I’m not to pleased with how this looks in the picture but I am with the look in-person. I am excited to throw this into it’s next pot and watch it develop as this really needs to fill out in many areas. I also look forward to improving the main branch as it’s angle to the trunk line is too obtuse and needs to be brought even lower.
I apologize for not posting anything lately as it’s been quite a busy period in the daily life and almost no action in regards to trees for a couple of months. In the past few weeks however, I managed to visit Pavel Slovak for some more schooling and advice, acquired a new project and styled a couple trees. I’ll be posting about those activities sometime soon.
But firstly, I had a big upgrade for this winter. I ditched the old flappy PVC greenhouse I had last year in favor of an actual green house with a steel frame, Velcro windows for actual air circulation when it gets hot and a zip-up door on both sides. I can actually stand in this one compared to last year’s model. Upgrade!
When I unpacked this greenhouse, there were no instructions. Just approximately 9 types of poles that just had numbers on them and an angry, confused and desperate me. After stomping around the terrace for about an hour like an irrational 5 year old, I managed to calm down and reverse engineer the correct pieces of the puzzle/greenhouse from an online picture of the structure. I also contacted the eShop and they provided the instructions a week later. Next year will be easier :).
Stay tuned and have a good one.
I bought this tree a couple weeks ago at the Kromeriz exhibition because I wanted a tree that could become an interesting looking literati for a relatively low yamadori price. Also, just to challenge myself and see what I could come up with from more or less boring or very average material. Again, I would like to hopefully motivate people that decent trees can be created from material that will keep your wallet happy.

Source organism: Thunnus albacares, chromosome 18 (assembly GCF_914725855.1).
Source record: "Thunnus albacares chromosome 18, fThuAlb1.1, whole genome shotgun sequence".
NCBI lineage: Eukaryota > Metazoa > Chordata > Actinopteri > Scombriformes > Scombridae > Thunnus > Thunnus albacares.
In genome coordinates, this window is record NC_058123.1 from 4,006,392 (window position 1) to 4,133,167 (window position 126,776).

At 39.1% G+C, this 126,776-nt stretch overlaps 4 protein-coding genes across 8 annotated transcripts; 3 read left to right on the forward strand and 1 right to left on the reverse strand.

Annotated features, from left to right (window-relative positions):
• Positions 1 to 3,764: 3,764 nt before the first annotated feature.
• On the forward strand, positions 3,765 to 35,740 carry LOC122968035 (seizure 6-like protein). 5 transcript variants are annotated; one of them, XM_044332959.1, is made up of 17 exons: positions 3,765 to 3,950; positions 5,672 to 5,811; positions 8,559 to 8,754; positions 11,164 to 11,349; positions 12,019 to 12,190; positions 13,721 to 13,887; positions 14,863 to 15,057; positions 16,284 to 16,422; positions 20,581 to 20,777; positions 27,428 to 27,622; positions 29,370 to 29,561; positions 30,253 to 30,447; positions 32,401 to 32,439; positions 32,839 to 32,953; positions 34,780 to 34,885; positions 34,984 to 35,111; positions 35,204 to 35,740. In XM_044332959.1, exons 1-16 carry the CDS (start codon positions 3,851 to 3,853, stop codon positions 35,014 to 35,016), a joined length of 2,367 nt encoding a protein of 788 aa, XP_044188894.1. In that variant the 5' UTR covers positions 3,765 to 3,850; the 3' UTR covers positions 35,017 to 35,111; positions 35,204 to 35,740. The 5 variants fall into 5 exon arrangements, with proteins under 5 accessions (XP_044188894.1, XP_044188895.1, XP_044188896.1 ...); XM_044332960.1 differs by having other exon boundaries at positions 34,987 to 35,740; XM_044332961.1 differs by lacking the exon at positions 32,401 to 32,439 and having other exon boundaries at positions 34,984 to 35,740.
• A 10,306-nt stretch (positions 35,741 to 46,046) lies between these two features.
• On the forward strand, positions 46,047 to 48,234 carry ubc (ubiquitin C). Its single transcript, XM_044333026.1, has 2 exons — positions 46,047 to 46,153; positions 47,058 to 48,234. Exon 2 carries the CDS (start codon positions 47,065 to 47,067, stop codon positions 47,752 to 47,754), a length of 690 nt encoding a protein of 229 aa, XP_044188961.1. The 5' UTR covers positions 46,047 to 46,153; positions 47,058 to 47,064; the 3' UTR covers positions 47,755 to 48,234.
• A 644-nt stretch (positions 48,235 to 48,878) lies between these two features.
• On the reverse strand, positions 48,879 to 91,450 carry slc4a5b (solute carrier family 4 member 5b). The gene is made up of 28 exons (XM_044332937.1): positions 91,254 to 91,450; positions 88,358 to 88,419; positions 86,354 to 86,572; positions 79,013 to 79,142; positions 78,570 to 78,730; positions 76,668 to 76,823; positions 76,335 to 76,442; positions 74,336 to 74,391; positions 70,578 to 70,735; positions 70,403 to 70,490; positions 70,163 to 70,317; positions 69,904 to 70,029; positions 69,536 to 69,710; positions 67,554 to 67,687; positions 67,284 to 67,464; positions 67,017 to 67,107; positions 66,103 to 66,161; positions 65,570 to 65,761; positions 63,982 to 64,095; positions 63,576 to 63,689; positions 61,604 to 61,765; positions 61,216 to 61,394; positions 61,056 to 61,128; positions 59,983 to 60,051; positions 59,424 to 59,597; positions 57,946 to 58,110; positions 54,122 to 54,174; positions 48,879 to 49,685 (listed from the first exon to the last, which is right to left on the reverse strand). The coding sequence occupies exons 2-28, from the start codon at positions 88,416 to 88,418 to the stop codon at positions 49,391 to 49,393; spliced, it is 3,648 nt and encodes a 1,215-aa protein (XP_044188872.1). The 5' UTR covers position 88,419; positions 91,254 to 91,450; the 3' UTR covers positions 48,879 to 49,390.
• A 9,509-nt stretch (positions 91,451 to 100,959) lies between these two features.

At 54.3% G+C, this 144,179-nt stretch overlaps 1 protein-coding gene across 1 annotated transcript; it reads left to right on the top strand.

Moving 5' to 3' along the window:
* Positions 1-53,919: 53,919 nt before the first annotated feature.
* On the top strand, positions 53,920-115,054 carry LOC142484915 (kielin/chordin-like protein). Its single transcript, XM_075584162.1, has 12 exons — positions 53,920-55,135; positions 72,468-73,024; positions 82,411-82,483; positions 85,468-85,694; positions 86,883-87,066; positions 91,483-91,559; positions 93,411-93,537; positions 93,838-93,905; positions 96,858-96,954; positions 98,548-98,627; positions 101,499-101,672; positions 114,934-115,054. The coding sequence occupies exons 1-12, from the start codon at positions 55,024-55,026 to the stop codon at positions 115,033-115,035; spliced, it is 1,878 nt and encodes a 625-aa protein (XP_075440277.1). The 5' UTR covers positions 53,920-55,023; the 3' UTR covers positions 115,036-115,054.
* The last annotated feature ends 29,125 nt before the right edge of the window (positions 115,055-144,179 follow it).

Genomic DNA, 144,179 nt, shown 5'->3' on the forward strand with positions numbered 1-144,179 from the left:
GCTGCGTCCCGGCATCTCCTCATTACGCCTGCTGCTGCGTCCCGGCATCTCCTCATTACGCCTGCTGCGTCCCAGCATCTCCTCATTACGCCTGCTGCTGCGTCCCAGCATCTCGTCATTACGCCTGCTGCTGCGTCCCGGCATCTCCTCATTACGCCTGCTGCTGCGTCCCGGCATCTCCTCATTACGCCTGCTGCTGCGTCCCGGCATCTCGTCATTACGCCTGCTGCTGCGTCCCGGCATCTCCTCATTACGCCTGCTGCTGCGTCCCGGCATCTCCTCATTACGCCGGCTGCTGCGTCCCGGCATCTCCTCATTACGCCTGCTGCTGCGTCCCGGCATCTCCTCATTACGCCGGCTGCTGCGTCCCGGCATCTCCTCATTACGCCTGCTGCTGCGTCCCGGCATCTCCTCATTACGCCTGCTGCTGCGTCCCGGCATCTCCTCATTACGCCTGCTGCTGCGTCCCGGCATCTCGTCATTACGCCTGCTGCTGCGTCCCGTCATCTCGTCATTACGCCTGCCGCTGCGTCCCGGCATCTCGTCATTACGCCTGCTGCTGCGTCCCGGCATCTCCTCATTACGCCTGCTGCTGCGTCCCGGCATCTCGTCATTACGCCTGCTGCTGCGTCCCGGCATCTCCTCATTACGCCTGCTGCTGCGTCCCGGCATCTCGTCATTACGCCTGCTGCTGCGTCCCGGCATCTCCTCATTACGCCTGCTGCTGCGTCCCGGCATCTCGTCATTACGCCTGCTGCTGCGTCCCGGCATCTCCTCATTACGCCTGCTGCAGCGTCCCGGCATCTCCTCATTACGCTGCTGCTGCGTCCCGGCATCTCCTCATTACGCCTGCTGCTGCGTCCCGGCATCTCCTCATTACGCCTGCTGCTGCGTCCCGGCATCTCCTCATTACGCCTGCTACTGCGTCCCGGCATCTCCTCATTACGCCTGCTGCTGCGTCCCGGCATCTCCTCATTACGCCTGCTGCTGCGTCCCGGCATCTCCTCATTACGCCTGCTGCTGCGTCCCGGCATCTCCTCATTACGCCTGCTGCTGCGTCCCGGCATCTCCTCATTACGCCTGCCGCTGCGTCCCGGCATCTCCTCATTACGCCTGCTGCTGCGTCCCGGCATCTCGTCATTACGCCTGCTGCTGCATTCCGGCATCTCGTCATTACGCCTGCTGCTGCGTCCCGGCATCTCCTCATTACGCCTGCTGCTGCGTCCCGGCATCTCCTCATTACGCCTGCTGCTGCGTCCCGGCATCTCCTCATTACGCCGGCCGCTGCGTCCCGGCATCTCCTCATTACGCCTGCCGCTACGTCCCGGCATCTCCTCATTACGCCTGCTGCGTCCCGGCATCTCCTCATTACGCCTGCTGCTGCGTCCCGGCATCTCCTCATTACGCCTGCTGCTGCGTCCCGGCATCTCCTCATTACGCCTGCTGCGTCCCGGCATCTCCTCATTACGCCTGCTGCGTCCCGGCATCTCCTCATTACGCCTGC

Here is the tree as bought.
The nebari is actually not too bad once I’ll be able to cut back the long root that moves all the way to the end of the training pot. However, since it is planted not completely center and this long root was left, it may take a couple re-poting sessions (maybe 4 years) to get the root mass back to the trunk.
The following day, I jumped on this tree and styled it as well as created some deadwood and treated it with dyed lime-sulfur.
While I was wiring the crown I took a step back and realized that I probably won’t ever like this design and that actually a very compact literati could be made. Perhaps I made a mistake in making the deadwood and not incorporating the removal of the lower branches into the design. I made a photo edit showing my future vision of what this tree could be and I might actually bring this design into reality fairly soon.
Maybe I’ll do it in the spring, but the first step is having a look at the rootball at that time and deciding what to do from there.
I wanted to update you with a tree that I’ve had since I started all over with Bonsai, here in the Czech Republic. It’s a species that I don’t recommend for beginners and nor does the rest of the Bonsai community. The cheap price and their natural tree-like appearance at nurseries make them obvious and appealing choices for starters. However, Spruce do not like to be rushed and usually one picks them up, brings them home, cuts the life out of them and shapes their upright branches into straight branches or even rainbow shaped arches. They usually end up dying after such abuse and poor care or die back and just look awful. How many have you seen at Bonsai exhibits? I have actually only seen two.
Harry Harrington has a great and informative website called bonsai4me.com. I recommend having a look there for guidance if you’re a beginner but even if you are an expert I believe you can find a lot of inspiration and perhaps, even new information there.
But, I am getting a bit off point, here’s a link that’s directly related to caring for and getting results from the infamous Dwarf Alberta Spruce: http://bonsai4me.com/AdvTech/ATPiceaPruningstylingandwiring.htm
Here are my results so far.
First re-pot from the nursery container in the fall of 2012, and has been styled for about a year. I was really inspired by one of Walter Pall’s Spruce and I also wanted to create a high-alpine style tree. Bottom branches are left to help with growth and also fatten up the base if possible. This was Spring 2013
I let the tree grow freely this 2014 season with as much growth as possible.
First wiring came off, late summer 2014. You can see that I let the wire bite in somewhat, this is bad on some trees but for most conifers and especially Spruce, you should let the wire bite a little, otherwise your styling work will be pointless. As you can see the branches swung right back up again.